“There’s no way people can just come in for a drink, right?” I asked Petit Trois bartender Danielle Motor. Looking around at the seriously petite eatery, located next door to chefs Ludo Lefebvre, Jon Shook, and Vinny Dotolo’s other hotspot restaurant Trois Mec and serving a formidable French menu of its own, dropping in for just a drink seems highly unlikely.
You figure with only 21 seats, no reservations taken, and classic dishes like steak tartare and Boursin-filled omelettes being the main attraction, all those bar stools would be taken up by diners. The small standing room-only space by the restaurant’s entrance accommodates drinkers who are most likely either waiting for their reservation at Trois Mec, or for a seat at Petit Trois. Such a shame, I thought, considering Motor’s previous bartending experience at The Hungry Cat is reflected in her food-friendly drinks.
Yet Motor swears that people can, and have, come off the street for a cocktail. “You don’t have to be hungry. Just come in and have a drink,” she said. Her 10-cocktail menu—inspired by the restaurant’s classic French cooking, her French grandmother, and her memories of Paris—is certainly motivation enough for any Francophile to brave the crowd.
“Each drink is really special like the food,” said Motor. “It has a memory to it and some story behind it.” Her Bellocq’s Shot cocktail, named after a turn-of-the-century Creole photographer, is a Sazerac variation that trades the absinthe rinse for a housemade pastis sugar cube. And the Mauresque is a classic from Southern France and Chef Ludo’s favorite, made with Pernod, orgeat, lime juice, and Poire Williams pear brandy.
The only cocktail trendiness you’ll find on the cocktail menu is an infusion here, and a spiced wine reduction there. Motor says she’s not opposed to trends. “But I tend to go against the grain of the trends of what’s going on. You can get that anywhere. Come here and get something completely different.”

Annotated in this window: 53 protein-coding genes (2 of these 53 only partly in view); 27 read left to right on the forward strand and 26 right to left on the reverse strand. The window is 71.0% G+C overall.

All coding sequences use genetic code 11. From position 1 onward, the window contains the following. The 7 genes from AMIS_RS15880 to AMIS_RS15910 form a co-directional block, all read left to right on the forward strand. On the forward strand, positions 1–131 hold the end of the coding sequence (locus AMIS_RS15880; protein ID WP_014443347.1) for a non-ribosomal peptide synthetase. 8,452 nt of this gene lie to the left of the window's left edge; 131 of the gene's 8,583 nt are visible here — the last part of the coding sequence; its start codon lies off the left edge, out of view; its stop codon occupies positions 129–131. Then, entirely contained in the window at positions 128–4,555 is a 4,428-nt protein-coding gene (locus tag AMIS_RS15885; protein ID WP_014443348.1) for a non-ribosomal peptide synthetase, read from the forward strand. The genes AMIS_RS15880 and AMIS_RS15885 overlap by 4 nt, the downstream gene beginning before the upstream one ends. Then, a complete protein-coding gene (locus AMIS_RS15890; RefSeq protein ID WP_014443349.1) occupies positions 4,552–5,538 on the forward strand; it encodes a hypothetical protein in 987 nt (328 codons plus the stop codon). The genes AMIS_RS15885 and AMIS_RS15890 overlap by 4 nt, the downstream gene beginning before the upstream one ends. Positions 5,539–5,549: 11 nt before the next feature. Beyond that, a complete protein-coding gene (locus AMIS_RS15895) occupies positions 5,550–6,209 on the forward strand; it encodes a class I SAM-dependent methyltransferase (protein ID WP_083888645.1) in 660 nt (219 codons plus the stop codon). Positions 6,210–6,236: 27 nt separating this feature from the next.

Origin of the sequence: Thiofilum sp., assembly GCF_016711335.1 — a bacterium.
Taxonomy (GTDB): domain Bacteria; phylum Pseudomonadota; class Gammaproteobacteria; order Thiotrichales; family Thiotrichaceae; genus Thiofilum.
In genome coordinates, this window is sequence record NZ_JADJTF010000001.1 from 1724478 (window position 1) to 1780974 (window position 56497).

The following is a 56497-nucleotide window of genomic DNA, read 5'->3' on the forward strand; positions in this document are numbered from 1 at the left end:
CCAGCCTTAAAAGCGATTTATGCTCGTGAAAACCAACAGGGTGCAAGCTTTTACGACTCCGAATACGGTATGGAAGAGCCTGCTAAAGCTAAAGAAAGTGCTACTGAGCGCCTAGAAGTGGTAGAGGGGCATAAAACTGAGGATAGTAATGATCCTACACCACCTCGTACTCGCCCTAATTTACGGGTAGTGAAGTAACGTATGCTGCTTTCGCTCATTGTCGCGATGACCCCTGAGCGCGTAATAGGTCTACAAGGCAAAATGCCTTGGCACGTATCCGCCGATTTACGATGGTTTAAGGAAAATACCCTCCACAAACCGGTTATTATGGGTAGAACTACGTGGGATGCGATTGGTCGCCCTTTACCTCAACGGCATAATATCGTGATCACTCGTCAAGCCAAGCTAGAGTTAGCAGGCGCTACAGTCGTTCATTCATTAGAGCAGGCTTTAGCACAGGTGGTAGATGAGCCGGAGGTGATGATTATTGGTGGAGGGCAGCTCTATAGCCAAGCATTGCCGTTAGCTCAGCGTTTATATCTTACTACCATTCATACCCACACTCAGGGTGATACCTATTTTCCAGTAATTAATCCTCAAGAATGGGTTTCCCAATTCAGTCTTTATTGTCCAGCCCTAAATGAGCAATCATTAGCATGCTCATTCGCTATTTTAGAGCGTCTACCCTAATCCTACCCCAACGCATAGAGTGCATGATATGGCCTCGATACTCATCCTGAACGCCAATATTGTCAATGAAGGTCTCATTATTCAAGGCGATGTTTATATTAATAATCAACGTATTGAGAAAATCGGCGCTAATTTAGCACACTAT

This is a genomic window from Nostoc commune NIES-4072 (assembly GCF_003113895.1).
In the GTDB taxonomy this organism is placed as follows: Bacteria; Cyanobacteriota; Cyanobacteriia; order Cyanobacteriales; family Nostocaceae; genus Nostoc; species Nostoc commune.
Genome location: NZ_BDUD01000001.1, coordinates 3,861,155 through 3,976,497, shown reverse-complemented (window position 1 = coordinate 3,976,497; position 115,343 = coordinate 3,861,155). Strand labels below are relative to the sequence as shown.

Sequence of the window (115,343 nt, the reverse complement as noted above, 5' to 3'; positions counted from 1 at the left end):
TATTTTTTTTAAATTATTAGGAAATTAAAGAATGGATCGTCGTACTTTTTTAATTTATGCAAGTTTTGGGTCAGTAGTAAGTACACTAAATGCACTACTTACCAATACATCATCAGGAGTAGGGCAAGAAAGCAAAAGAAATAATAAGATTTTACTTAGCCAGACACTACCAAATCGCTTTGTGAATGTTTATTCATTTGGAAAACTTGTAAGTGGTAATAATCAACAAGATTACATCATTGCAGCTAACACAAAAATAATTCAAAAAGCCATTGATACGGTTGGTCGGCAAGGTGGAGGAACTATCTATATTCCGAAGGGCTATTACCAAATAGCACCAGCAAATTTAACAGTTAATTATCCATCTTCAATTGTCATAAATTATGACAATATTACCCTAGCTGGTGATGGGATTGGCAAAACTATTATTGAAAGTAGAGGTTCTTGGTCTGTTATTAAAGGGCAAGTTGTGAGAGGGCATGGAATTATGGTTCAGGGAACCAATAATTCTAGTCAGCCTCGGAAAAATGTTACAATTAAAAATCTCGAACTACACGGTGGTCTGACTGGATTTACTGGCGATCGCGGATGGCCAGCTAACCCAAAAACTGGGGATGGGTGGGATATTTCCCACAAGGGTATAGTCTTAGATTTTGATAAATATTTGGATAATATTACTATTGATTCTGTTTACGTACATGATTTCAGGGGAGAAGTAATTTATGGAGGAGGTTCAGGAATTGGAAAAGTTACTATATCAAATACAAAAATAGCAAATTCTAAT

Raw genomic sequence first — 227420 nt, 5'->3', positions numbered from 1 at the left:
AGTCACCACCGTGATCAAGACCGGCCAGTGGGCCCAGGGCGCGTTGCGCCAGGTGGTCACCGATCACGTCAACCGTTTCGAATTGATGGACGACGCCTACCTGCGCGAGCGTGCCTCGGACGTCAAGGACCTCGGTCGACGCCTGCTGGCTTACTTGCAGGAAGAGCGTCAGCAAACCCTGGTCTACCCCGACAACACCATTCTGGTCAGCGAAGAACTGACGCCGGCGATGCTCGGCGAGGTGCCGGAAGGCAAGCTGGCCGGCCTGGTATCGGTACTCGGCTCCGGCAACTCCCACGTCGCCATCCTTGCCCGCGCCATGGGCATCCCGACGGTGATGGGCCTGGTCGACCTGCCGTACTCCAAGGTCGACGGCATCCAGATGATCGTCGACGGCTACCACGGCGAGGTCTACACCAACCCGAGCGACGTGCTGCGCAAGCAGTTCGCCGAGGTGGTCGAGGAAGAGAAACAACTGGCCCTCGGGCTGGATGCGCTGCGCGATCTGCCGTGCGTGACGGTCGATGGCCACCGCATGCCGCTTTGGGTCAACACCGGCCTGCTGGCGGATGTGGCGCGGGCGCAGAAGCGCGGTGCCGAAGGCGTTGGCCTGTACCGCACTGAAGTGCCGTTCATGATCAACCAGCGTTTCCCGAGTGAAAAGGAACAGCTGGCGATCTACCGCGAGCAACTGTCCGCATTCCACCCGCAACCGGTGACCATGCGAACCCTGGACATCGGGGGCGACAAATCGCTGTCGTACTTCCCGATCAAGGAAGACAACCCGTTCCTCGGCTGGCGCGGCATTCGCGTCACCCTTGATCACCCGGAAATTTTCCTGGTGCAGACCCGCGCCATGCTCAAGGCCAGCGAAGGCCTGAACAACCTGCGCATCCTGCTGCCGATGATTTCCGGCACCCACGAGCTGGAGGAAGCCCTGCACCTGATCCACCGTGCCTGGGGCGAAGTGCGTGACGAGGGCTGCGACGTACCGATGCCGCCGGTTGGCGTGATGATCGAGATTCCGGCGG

With no involved mixology, no tipping, (an 18 percent service charge is figured into each check), and no cash payment allowed, the wait time for freed-up seats and standing room isn’t too unbearable. “It has been a pretty smooth flow to date. No crazy lines but consistently busy,” said Krissy Lefebvre, Ludo’s partner and wife. The longest anyone has waited has been 30 minutes, but typically it’s much closer to 10. And apparently the late night Croque Monsieur has caught on. “It has turned into a fun, little industry late night scene, coming in to get a cocktail and Croque,” said Lefebvre.
If, however, you don’t want to wait at all, try a little taste of Petit Trois at home courtesy of Motor who shared her recipe for Petit Prince, a variation on the Aviation named after writer/aviator Antoine de Saint-Expury’s novella. Note that she stirs rather than shakes the cocktail, which goes against the rule of shaking drinks with citrus and stirring those without. “This one I stir, I stir it pretty well. Purists would hate me as far as some of the things I shake and some of the things I don’t,” said Motor. “I don’t follow the rules. I don’t think any of us here do that’s why we’re a good fit.”
by Danielle Motor of Petit Trois
1.75 oz Broker’s Gin
0.75 oz lemon juice
0.75 oz Luxardo maraschino liqueur
0.25 oz Tempus Fugit Creme de Violette
Combine the ingredients in a tin full of ice and stir it. Then strain it into a cocktail glass.
Petit Trois, 718 N Highland Ave, Los Angeles, CA 90038